ALL - The Hopewell Ceremonial Earthworks: A UNESCO World Heritage Site

  Dates & times
  • Tue, 03/05/2024 - 10:00am
  Age Groups Adult Lifelong Learning


ALL - Adult Lifelong Learning

*** Program registration and payment required ***

Fall 2023 ALL

The Hopewell Ceremonial Earthworks: A UNESCO World Heritage Site
Tuesday, March 5 at 10:00 am 

The Hopewell Ceremonial Earthworks are eight monumental earthen enclosures in southern Ohio that were added to the UNESCO World Heritage List in 2023. They include the Great Circle and Octagon Earthworks in Licking County, and the Fort Ancient Earthworks in Warren County. These three sites are managed by the Ohio History Connection. The other five sites are located in Ross County and include the Mound City Group, Hopewell Mound Group, Hopeton Earthworks, Seip Earthworks, and High Bank Works. They comprise Hopewell Culture National Historical Park and are managed by the National Park Service. Together these eight earthworks tell the story of the ancient Indigenous Hopewell culture centered in southern Ohio between about AD 1 and 400. These amazing enclosures and mounds provide evidence for a sophisticated knowledge of geometry and astronomy.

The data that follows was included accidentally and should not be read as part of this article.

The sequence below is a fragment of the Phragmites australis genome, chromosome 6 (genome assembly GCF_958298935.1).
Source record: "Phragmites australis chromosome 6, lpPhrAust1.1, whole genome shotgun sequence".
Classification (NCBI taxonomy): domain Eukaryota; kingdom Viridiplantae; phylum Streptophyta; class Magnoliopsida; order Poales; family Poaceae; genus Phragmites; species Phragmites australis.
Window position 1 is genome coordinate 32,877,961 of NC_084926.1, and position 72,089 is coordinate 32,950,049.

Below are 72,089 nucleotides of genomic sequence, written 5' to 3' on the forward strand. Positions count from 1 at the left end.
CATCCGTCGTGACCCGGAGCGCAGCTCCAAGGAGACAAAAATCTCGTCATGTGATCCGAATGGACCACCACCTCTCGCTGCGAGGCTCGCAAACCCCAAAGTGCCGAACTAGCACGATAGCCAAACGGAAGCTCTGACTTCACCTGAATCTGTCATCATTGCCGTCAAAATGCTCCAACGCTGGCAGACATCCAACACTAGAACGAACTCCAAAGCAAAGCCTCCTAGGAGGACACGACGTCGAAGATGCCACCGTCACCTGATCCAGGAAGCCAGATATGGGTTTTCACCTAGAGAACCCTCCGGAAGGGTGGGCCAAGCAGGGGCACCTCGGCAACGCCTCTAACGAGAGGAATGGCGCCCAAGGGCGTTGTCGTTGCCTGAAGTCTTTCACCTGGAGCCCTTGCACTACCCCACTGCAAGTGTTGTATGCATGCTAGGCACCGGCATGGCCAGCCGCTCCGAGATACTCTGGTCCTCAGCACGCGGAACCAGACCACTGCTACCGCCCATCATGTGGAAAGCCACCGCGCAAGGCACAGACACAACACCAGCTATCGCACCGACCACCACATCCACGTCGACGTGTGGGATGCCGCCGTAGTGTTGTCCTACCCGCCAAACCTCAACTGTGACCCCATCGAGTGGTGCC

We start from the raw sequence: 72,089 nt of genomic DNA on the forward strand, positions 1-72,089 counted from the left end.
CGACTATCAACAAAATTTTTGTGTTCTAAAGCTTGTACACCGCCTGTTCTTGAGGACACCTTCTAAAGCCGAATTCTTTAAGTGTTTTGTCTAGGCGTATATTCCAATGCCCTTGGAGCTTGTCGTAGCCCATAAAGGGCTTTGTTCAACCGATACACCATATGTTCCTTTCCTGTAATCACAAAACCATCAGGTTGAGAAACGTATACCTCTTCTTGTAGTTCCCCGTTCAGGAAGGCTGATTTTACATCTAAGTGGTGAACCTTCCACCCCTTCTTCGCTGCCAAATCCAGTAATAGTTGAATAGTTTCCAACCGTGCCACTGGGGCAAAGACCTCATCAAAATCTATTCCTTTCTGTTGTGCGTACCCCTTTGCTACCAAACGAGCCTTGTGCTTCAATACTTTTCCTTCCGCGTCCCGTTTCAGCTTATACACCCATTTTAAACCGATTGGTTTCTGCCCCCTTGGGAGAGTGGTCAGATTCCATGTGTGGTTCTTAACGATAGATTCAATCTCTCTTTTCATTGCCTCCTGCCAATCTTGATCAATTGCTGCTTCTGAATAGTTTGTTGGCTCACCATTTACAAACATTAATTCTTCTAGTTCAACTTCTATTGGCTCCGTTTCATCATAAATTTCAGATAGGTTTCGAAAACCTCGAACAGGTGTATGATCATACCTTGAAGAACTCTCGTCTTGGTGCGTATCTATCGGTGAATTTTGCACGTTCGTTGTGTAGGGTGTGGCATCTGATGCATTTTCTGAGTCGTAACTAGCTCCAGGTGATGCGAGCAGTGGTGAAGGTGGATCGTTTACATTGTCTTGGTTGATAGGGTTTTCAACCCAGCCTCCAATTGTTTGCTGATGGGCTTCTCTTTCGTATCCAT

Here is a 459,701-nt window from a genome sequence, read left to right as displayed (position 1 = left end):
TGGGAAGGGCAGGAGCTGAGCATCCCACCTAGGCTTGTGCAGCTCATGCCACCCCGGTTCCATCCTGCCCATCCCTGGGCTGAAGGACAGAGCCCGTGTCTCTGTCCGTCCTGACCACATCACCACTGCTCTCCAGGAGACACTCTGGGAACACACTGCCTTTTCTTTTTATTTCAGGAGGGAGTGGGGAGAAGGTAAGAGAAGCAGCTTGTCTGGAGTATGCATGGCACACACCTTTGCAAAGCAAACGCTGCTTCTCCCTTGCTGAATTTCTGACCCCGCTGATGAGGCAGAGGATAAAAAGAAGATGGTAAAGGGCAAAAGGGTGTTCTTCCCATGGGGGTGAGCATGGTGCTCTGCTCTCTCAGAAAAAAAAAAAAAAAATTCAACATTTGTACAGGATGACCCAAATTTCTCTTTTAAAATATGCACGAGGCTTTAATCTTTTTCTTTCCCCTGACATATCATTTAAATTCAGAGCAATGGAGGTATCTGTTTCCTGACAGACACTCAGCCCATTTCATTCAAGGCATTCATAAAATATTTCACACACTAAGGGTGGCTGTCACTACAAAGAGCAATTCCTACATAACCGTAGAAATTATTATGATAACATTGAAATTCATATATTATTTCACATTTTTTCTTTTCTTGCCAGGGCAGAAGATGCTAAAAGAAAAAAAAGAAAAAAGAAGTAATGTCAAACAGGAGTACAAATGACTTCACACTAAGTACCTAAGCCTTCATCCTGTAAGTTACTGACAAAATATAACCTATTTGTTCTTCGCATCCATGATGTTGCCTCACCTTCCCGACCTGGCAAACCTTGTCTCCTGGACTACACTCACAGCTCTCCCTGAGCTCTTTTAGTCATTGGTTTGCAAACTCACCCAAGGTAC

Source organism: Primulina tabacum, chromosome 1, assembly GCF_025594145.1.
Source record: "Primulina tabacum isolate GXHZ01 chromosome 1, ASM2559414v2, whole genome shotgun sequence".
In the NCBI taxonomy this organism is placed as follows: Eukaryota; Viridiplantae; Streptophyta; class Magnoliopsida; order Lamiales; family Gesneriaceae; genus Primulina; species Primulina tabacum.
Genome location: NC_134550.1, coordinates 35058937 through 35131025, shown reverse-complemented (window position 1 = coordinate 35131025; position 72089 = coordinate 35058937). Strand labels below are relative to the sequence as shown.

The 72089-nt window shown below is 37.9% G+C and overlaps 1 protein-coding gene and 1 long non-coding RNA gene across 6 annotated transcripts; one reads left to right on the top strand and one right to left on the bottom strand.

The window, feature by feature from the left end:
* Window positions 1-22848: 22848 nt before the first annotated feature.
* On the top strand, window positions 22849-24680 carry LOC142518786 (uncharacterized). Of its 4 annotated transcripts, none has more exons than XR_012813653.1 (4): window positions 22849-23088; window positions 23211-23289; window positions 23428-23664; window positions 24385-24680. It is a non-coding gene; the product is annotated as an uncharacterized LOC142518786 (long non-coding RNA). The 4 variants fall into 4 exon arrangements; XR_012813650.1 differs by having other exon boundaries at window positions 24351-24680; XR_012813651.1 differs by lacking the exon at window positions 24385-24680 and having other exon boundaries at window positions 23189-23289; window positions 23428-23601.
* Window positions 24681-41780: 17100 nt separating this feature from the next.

Ancient American Indian pilgrims came to these sites from across much of North America bearing offerings of extraordinary raw materials that Hopewell artisans crafted into magnificent ceremonial regalia. Contemporary American Indians still regard these earthworks as sacred places. Learn more about the history of these sites and why they deserve the honor of being inscribed on the UNESCO World Heritage List.

This 1hr course is led by:
Brad Lepper, the Senior Archeologist for the Ohio History Connection’s World Heritage Program and a Visiting Assistant Professor in the Department of Anthropology at Denison University. He is the author of Ohio Archaeology: An Illustrated Chronicle of Ohio's Ancient American Indian Cultures, published in 2005 by Orange Frazer Press, Wilmington, Ohio, which received the Society for American Archaeology's Public Audience Book Award. His research has encompassed more than 14,000 years of Ohio’s Indigenous history but has been focused on the monumental earthworks of the Hopewell culture. 

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